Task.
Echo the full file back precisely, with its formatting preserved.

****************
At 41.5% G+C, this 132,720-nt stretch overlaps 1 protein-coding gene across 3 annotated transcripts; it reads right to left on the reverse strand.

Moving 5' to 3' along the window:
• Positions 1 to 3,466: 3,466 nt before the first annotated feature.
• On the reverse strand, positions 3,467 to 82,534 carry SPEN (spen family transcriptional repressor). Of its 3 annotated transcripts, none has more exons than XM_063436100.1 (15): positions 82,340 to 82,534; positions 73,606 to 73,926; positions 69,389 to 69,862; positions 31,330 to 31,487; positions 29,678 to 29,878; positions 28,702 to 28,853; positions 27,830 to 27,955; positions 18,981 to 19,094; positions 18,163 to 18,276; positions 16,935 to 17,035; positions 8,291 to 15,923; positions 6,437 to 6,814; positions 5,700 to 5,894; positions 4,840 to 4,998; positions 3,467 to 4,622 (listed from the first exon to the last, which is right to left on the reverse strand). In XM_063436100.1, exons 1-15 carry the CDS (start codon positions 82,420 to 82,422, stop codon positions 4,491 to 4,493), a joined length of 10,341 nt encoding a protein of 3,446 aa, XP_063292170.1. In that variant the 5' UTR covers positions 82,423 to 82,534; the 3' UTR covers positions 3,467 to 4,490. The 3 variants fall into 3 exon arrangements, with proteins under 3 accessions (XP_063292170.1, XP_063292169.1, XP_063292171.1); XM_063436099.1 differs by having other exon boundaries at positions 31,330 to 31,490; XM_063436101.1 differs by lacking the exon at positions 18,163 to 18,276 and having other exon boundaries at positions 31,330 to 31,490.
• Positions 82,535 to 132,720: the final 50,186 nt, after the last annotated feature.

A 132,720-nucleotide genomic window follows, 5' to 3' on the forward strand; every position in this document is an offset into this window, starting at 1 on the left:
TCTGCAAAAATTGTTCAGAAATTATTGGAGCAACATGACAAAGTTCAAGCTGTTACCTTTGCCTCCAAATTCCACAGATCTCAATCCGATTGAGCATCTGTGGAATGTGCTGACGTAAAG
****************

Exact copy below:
At 41.5% G+C, this 132,720-nt stretch overlaps 1 protein-coding gene across 3 annotated transcripts; it reads right to left on the reverse strand.

Moving 5' to 3' along the window:
• Positions 1 to 3,466: 3,466 nt before the first annotated feature.
• On the reverse strand, positions 3,467 to 82,534 carry SPEN (spen family transcriptional repressor). Of its 3 annotated transcripts, none has more exons than XM_063436100.1 (15): positions 82,340 to 82,534; positions 73,606 to 73,926; positions 69,389 to 69,862; positions 31,330 to 31,487; positions 29,678 to 29,878; positions 28,702 to 28,853; positions 27,830 to 27,955; positions 18,981 to 19,094; positions 18,163 to 18,276; positions 16,935 to 17,035; positions 8,291 to 15,923; positions 6,437 to 6,814; positions 5,700 to 5,894; positions 4,840 to 4,998; positions 3,467 to 4,622 (listed from the first exon to the last, which is right to left on the reverse strand). In XM_063436100.1, exons 1-15 carry the CDS (start codon positions 82,420 to 82,422, stop codon positions 4,491 to 4,493), a joined length of 10,341 nt encoding a protein of 3,446 aa, XP_063292170.1. In that variant the 5' UTR covers positions 82,423 to 82,534; the 3' UTR covers positions 3,467 to 4,490. The 3 variants fall into 3 exon arrangements, with proteins under 3 accessions (XP_063292170.1, XP_063292169.1, XP_063292171.1); XM_063436099.1 differs by having other exon boundaries at positions 31,330 to 31,490; XM_063436101.1 differs by lacking the exon at positions 18,163 to 18,276 and having other exon boundaries at positions 31,330 to 31,490.
• Positions 82,535 to 132,720: the final 50,186 nt, after the last annotated feature.

A 132,720-nucleotide genomic window follows, 5' to 3' on the forward strand; every position in this document is an offset into this window, starting at 1 on the left:
TCTGCAAAAATTGTTCAGAAATTATTGGAGCAACATGACAAAGTTCAAGCTGTTACCTTTGCCTCCAAATTCCACAGATCTCAATCCGATTGAGCATCTGTGGAATGTGCTGACGTAAAG